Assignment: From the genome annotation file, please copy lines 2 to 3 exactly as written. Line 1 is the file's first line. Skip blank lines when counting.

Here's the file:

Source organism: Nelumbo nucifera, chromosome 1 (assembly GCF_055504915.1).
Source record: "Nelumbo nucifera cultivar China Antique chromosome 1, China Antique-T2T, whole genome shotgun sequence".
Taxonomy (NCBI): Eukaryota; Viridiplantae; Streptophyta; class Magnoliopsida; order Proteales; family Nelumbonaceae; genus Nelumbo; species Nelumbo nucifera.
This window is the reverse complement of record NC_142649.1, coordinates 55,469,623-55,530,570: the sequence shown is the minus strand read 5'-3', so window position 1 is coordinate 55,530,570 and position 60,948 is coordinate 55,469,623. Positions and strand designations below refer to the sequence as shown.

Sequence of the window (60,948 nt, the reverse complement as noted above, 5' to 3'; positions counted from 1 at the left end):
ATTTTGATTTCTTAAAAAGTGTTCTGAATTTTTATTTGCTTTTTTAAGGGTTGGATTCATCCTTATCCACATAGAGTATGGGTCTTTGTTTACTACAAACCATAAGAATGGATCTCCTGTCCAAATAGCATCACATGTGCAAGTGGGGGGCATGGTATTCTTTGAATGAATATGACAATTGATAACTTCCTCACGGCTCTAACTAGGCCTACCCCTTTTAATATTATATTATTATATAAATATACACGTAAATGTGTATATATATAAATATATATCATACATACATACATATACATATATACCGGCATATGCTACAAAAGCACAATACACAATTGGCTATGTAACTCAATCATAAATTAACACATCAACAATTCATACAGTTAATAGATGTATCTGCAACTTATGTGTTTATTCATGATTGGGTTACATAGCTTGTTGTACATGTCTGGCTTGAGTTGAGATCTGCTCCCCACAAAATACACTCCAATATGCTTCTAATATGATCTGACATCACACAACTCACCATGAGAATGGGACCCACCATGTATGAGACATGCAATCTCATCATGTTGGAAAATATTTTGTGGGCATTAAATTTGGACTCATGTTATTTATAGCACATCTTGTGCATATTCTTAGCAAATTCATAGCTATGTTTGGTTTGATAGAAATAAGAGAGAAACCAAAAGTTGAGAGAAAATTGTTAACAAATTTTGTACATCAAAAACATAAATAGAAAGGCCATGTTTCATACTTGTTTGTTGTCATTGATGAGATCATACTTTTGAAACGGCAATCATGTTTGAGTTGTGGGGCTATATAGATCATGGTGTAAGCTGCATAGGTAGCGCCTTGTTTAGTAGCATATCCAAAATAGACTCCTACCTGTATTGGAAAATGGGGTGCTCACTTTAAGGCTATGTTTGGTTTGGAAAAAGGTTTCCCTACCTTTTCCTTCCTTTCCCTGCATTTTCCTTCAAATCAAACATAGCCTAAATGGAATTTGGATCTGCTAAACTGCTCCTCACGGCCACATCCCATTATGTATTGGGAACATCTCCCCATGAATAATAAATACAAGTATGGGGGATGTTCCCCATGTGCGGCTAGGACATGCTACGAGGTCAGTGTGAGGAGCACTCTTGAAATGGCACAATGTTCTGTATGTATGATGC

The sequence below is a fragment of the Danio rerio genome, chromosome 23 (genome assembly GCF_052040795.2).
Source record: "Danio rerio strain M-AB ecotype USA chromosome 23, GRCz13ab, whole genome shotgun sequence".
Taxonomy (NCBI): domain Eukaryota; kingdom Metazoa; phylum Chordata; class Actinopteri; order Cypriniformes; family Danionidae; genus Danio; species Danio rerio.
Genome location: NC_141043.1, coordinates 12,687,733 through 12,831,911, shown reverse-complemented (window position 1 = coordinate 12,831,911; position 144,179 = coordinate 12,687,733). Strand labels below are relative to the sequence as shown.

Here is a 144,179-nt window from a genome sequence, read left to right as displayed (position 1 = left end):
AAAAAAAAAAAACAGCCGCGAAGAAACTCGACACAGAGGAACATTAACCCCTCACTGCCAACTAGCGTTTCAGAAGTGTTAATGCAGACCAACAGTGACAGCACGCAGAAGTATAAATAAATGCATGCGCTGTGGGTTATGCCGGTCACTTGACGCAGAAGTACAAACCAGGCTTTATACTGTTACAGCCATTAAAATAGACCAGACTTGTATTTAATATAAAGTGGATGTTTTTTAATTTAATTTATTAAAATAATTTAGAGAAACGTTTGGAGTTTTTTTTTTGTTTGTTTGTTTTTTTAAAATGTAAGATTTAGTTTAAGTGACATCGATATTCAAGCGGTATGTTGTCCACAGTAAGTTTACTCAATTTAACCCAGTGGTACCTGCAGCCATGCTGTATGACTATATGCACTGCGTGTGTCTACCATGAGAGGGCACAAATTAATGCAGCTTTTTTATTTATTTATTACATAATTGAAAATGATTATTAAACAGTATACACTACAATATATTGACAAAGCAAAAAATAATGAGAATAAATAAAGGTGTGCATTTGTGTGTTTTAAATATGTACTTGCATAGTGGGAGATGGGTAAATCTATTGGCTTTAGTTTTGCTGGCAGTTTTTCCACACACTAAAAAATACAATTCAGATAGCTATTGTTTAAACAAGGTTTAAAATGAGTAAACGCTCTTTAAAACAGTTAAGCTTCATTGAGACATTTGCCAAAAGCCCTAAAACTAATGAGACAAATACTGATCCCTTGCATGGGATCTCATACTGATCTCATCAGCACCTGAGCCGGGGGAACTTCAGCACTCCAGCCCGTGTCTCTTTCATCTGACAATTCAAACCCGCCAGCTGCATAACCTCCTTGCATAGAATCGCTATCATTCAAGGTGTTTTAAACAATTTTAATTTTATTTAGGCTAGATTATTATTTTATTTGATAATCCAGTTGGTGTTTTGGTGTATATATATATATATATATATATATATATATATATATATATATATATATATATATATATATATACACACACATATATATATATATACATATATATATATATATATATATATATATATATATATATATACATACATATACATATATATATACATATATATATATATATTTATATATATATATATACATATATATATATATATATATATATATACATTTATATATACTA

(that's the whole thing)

Source record: "Nelumbo nucifera cultivar China Antique chromosome 1, China Antique-T2T, whole genome shotgun sequence".
Taxonomy (NCBI): Eukaryota; Viridiplantae; Streptophyta; class Magnoliopsida; order Proteales; family Nelumbonaceae; genus Nelumbo; species Nelumbo nucifera.